The Spirit and Presence of Christ, 166-167
Posted by Jerry White on Feb 14, 2013
These things God has revealed to us through the Spirit. For the Spirit searches everything, even the depths of God.
1 Corinthians 2:10 (ESV)
“There is no darkness that God’s own Spirit cannot scatter, no difficulty He cannot remove, no portion of the Word He cannot explain. All that is necessary to your salvation is revealed in the Word; all that can be known of Jesus is there discovered. All this the blessed Spirit stands prepared to make known to you. He leads you to Jesus; Jesus lifts the veil and reveals the Father; and the Father, when revealed, appears full of love, mercy, and forgiveness to the poor returning prodigal, who in penitence and lowliness, seeks an asylum in His heart. And, oh, how ready is the Spirit to instruct you! He has such love and grace in His heart that the heavenly dove seems always poised on wing, ready to fly to the soul who even sighs for His inward teaching. Does He see a soul oppressed with a sense of guilt? He hastens to apply the atoning blood of Jesus. Does He mark one weary with his fruitless toil? He seals the promise of the Savior on the heart, ‘Come unto me, all ye that labour and are heavy leaden, and I will give you rest’ (Matt. 11:28). Does He find a soul combating with temptation, tormented with fear, harassed with doubts, struggling with infirmity, or halting through weakness? Oh, how ready is He to show that soul where its great strength, comfort, and grace lie—in the fullness of a most loving, precious, and all-sufficient Savior!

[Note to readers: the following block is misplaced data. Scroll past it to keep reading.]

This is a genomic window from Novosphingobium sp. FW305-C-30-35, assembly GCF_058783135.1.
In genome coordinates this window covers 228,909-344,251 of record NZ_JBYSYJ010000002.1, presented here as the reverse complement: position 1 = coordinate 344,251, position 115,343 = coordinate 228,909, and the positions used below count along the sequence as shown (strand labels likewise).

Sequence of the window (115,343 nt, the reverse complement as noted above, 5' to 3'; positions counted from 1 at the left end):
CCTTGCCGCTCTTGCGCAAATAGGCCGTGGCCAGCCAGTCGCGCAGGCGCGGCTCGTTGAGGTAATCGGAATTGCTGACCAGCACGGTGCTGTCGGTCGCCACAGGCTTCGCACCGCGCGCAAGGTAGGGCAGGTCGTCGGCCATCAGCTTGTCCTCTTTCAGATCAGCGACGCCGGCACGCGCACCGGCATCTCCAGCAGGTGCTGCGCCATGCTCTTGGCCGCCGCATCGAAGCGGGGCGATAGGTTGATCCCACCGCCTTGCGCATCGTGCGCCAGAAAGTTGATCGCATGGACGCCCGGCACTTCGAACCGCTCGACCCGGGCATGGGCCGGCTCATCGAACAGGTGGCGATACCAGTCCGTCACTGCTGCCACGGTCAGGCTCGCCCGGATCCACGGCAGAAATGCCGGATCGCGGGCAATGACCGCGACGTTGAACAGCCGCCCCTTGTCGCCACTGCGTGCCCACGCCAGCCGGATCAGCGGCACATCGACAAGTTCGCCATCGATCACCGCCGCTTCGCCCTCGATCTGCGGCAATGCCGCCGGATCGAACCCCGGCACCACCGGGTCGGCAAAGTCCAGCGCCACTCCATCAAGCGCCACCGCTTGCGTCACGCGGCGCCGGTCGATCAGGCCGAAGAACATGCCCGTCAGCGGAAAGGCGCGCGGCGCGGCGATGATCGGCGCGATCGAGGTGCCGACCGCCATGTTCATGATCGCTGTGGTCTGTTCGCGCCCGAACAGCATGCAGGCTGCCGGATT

Oh, then, in the name of Jesus, seek this glorious gift of God. Seek Him as a life-giving Spirit who makes Jesus known to you; leads you into the deep things of God’s Word; deeply sanctifies you; imparts to you the love, confidence, and consolation of an adopted child; comforts you in every sorrow; strengthens the divine life in your soul; and proves to be your earnest and seal of eternal glory.”
Evening Thoughts, 75-76
Often, modern day Christians with busy, distracted minds neglect consciously trusting the loving Holy Spirit who indwells them. His presence does no good without faith.
Posted by Jerry White on Feb 11, 2013